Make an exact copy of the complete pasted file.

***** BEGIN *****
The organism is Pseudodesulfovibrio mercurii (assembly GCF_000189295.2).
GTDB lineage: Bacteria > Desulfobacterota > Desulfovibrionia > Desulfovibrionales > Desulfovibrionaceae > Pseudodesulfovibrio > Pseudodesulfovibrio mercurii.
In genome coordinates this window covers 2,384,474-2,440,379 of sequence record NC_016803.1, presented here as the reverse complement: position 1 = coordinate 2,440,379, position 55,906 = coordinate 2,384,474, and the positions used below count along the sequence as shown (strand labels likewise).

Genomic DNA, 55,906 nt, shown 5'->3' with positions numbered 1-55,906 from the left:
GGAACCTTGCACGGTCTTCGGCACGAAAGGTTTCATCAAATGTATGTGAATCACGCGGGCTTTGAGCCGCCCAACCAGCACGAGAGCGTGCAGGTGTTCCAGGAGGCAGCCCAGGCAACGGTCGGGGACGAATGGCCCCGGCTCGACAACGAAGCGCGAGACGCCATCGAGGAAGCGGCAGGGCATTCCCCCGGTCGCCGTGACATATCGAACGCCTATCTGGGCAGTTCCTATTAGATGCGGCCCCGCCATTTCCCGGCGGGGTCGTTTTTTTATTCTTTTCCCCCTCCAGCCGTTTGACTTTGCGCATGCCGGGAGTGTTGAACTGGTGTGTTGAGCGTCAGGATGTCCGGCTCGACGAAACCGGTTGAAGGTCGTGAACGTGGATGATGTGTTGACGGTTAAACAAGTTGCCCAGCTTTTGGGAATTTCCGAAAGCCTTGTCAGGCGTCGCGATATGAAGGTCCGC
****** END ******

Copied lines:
The organism is Pseudodesulfovibrio mercurii (assembly GCF_000189295.2).
GTDB lineage: Bacteria > Desulfobacterota > Desulfovibrionia > Desulfovibrionales > Desulfovibrionaceae > Pseudodesulfovibrio > Pseudodesulfovibrio mercurii.
In genome coordinates this window covers 2,384,474-2,440,379 of sequence record NC_016803.1, presented here as the reverse complement: position 1 = coordinate 2,440,379, position 55,906 = coordinate 2,384,474, and the positions used below count along the sequence as shown (strand labels likewise).

Genomic DNA, 55,906 nt, shown 5'->3' with positions numbered 1-55,906 from the left:
GGAACCTTGCACGGTCTTCGGCACGAAAGGTTTCATCAAATGTATGTGAATCACGCGGGCTTTGAGCCGCCCAACCAGCACGAGAGCGTGCAGGTGTTCCAGGAGGCAGCCCAGGCAACGGTCGGGGACGAATGGCCCCGGCTCGACAACGAAGCGCGAGACGCCATCGAGGAAGCGGCAGGGCATTCCCCCGGTCGCCGTGACATATCGAACGCCTATCTGGGCAGTTCCTATTAGATGCGGCCCCGCCATTTCCCGGCGGGGTCGTTTTTTTATTCTTTTCCCCCTCCAGCCGTTTGACTTTGCGCATGCCGGGAGTGTTGAACTGGTGTGTTGAGCGTCAGGATGTCCGGCTCGACGAAACCGGTTGAAGGTCGTGAACGTGGATGATGTGTTGACGGTTAAACAAGTTGCCCAGCTTTTGGGAATTTCCGAAAGCCTTGTCAGGCGTCGCGATATGAAGGTCCGC